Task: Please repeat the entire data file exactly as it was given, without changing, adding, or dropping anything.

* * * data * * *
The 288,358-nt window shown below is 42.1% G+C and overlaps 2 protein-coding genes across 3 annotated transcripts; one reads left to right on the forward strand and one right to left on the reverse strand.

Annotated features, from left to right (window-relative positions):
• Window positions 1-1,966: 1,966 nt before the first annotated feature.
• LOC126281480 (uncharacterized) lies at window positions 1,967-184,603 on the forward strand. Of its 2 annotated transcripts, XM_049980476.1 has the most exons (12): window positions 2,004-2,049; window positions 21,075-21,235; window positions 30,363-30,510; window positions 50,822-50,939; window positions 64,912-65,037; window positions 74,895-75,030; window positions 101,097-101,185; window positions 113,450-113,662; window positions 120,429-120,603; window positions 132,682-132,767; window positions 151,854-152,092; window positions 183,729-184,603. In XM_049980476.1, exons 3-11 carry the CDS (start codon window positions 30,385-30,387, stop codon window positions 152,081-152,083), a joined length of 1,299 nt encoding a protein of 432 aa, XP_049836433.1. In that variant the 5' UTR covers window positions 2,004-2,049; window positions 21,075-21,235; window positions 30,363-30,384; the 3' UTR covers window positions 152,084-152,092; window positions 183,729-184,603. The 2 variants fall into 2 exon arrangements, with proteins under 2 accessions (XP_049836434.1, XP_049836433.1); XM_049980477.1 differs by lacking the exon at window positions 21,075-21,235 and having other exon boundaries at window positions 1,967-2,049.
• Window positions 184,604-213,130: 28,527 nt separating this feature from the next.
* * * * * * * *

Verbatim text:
The 288,358-nt window shown below is 42.1% G+C and overlaps 2 protein-coding genes across 3 annotated transcripts; one reads left to right on the forward strand and one right to left on the reverse strand.

Annotated features, from left to right (window-relative positions):
• Window positions 1-1,966: 1,966 nt before the first annotated feature.
• LOC126281480 (uncharacterized) lies at window positions 1,967-184,603 on the forward strand. Of its 2 annotated transcripts, XM_049980476.1 has the most exons (12): window positions 2,004-2,049; window positions 21,075-21,235; window positions 30,363-30,510; window positions 50,822-50,939; window positions 64,912-65,037; window positions 74,895-75,030; window positions 101,097-101,185; window positions 113,450-113,662; window positions 120,429-120,603; window positions 132,682-132,767; window positions 151,854-152,092; window positions 183,729-184,603. In XM_049980476.1, exons 3-11 carry the CDS (start codon window positions 30,385-30,387, stop codon window positions 152,081-152,083), a joined length of 1,299 nt encoding a protein of 432 aa, XP_049836433.1. In that variant the 5' UTR covers window positions 2,004-2,049; window positions 21,075-21,235; window positions 30,363-30,384; the 3' UTR covers window positions 152,084-152,092; window positions 183,729-184,603. The 2 variants fall into 2 exon arrangements, with proteins under 2 accessions (XP_049836434.1, XP_049836433.1); XM_049980477.1 differs by lacking the exon at window positions 21,075-21,235 and having other exon boundaries at window positions 1,967-2,049.
• Window positions 184,604-213,130: 28,527 nt separating this feature from the next.